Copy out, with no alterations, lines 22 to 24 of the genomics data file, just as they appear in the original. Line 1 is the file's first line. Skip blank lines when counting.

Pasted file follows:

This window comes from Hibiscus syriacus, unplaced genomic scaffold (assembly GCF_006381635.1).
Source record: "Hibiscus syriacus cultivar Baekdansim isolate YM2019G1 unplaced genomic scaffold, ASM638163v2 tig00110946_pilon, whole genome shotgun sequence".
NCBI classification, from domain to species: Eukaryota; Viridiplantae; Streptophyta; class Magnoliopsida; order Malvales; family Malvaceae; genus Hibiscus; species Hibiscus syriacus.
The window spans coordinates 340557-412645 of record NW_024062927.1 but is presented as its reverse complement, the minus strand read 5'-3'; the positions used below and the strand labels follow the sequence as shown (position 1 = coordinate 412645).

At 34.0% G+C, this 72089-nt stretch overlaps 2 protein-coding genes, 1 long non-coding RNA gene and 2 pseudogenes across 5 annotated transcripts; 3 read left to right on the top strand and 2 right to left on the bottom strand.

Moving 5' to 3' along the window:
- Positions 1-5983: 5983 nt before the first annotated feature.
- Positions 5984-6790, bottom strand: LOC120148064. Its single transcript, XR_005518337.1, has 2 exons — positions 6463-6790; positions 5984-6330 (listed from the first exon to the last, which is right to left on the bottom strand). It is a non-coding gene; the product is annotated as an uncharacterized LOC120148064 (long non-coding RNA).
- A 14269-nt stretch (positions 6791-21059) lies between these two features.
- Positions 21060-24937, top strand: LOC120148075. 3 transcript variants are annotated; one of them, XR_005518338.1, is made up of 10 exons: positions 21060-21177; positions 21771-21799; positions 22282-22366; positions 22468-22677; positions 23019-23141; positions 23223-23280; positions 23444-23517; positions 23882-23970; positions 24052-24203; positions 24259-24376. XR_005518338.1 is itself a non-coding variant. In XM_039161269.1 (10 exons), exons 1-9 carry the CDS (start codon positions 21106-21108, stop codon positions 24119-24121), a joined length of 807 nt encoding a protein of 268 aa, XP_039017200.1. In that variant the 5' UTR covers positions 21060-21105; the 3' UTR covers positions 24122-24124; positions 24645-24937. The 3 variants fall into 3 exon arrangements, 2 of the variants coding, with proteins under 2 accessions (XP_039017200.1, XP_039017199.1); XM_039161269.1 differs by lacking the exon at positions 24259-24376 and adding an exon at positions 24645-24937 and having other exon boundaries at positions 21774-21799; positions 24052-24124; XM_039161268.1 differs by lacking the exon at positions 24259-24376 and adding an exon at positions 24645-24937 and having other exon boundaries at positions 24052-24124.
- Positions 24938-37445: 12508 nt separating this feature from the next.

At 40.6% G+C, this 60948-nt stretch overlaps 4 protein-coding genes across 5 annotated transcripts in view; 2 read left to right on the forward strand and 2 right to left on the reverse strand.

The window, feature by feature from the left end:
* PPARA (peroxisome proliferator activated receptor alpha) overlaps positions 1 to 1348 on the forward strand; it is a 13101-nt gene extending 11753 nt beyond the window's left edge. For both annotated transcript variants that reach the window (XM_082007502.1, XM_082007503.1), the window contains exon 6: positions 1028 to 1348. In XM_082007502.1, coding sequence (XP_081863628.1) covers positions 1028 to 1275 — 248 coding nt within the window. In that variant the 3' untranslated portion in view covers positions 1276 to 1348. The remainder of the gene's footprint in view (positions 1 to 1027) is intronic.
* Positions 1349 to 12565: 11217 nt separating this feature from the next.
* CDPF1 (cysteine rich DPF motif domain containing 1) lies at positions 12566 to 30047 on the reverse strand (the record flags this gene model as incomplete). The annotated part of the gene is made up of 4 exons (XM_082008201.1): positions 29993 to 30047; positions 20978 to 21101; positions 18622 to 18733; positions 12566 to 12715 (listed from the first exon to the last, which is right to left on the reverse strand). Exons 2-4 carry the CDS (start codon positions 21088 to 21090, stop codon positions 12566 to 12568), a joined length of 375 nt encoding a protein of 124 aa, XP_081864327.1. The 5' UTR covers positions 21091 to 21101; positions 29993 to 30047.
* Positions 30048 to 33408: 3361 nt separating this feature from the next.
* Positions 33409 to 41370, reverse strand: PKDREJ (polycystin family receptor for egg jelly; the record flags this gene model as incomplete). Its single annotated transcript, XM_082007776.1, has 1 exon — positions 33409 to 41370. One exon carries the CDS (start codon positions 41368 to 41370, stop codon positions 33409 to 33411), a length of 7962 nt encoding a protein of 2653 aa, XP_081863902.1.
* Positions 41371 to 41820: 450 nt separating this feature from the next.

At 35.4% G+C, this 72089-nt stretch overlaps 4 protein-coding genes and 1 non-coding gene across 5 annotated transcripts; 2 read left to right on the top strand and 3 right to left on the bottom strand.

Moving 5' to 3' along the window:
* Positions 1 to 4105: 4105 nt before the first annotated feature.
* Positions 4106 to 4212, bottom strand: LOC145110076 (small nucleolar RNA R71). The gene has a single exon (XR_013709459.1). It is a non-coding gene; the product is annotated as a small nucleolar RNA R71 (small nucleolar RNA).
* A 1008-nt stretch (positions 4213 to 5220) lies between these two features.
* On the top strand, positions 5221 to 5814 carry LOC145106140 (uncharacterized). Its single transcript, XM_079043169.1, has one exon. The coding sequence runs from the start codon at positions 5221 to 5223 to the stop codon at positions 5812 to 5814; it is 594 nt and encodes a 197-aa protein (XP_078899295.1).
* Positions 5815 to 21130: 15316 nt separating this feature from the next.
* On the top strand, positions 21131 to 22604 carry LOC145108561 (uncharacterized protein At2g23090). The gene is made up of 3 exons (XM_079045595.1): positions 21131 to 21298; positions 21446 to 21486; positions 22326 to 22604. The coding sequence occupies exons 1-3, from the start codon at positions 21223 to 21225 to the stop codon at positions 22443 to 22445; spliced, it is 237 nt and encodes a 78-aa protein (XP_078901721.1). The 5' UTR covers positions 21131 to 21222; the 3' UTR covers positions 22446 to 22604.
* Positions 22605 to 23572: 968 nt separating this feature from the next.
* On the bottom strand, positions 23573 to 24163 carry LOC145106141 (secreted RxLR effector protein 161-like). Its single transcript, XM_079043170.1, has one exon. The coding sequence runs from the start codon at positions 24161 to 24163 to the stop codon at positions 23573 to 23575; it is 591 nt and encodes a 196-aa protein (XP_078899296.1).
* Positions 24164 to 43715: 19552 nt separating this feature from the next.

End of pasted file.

* Positions 1 to 4105: 4105 nt before the first annotated feature.
* Positions 4106 to 4212, bottom strand: LOC145110076 (small nucleolar RNA R71). The gene has a single exon (XR_013709459.1). It is a non-coding gene; the product is annotated as a small nucleolar RNA R71 (small nucleolar RNA).
* A 1008-nt stretch (positions 4213 to 5220) lies between these two features.